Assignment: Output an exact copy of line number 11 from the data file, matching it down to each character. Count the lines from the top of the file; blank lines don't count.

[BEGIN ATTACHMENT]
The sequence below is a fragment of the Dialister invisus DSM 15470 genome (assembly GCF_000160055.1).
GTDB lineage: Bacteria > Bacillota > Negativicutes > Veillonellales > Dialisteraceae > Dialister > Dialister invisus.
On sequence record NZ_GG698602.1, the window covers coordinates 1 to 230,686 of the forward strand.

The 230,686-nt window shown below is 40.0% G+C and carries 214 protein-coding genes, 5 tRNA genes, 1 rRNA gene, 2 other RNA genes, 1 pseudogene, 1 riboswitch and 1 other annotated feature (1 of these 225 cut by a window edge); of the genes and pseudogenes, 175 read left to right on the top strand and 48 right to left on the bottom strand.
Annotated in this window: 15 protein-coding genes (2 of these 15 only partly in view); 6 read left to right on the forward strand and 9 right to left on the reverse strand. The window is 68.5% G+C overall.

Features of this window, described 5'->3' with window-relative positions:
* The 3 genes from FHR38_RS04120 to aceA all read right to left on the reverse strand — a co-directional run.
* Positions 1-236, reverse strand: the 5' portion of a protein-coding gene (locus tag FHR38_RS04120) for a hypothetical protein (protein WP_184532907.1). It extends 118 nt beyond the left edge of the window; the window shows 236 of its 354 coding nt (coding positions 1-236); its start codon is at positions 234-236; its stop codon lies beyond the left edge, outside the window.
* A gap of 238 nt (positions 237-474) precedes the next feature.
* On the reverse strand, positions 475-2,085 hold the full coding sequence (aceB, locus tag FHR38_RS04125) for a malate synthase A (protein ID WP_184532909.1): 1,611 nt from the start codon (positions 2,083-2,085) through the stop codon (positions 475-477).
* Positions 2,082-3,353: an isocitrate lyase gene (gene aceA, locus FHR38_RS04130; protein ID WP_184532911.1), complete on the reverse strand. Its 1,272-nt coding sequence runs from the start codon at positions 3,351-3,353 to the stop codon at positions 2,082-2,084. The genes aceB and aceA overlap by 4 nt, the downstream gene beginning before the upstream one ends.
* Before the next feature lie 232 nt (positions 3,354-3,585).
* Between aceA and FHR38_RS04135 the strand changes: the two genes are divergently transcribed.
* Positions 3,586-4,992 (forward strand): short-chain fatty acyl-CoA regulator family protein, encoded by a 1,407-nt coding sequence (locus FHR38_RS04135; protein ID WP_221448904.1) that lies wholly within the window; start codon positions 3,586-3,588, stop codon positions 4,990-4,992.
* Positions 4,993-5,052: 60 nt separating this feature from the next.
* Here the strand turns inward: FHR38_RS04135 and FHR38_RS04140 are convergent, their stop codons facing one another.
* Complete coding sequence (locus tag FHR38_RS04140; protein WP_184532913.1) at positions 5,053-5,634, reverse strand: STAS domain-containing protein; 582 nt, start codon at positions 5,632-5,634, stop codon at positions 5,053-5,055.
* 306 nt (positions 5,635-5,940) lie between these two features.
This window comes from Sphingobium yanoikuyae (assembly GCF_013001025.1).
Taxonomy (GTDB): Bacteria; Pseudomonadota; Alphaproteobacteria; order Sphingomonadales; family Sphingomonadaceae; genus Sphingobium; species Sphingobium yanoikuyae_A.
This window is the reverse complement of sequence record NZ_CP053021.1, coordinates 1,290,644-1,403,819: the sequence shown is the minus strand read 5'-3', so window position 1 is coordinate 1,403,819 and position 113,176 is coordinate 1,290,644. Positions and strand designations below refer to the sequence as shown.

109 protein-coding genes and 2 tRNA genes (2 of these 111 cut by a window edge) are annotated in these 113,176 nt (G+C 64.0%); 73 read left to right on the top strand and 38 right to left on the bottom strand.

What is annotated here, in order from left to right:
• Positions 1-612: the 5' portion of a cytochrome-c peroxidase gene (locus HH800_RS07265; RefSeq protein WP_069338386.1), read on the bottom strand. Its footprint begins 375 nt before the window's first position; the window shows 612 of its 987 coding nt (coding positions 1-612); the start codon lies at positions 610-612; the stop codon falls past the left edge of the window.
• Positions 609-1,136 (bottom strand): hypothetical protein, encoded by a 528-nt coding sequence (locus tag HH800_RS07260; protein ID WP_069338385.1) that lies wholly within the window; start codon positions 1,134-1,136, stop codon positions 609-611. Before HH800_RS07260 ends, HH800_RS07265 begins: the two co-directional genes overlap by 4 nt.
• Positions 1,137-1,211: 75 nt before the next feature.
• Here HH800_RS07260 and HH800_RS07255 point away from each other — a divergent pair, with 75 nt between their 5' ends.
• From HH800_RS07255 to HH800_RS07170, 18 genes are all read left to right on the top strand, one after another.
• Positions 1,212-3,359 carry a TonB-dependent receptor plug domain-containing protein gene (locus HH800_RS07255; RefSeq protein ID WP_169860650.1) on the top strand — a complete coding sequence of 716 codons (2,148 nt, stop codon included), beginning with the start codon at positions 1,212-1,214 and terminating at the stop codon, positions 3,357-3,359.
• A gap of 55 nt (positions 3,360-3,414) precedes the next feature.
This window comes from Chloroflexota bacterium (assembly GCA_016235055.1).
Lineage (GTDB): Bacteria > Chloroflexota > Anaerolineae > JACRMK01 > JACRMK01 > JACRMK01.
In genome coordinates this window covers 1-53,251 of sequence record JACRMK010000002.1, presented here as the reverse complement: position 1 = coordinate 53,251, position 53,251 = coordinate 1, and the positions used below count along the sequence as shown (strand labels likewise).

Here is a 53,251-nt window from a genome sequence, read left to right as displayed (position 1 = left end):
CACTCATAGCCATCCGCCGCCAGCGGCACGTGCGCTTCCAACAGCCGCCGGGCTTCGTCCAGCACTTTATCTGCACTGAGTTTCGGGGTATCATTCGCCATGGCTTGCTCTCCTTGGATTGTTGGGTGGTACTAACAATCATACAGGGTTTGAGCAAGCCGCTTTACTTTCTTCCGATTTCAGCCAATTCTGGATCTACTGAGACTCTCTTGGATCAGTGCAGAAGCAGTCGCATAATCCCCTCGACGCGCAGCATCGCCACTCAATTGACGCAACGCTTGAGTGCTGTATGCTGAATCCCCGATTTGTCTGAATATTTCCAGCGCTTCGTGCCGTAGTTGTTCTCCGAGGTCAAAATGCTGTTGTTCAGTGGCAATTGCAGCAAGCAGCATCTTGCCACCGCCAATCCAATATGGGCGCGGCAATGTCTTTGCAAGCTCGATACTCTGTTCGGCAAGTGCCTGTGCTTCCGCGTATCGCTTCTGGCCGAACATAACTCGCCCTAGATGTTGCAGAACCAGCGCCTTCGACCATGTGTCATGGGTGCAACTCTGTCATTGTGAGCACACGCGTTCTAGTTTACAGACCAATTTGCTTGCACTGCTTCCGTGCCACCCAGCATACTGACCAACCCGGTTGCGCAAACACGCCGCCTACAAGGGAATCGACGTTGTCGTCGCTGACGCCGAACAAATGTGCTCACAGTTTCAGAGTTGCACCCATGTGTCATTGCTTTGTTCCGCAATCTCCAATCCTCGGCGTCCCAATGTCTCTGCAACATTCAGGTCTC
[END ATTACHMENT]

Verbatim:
* Positions 2,082-3,353: an isocitrate lyase gene (gene aceA, locus FHR38_RS04130; protein ID WP_184532911.1), complete on the reverse strand. Its 1,272-nt coding sequence runs from the start codon at positions 3,351-3,353 to the stop codon at positions 2,082-2,084. The genes aceB and aceA overlap by 4 nt, the downstream gene beginning before the upstream one ends.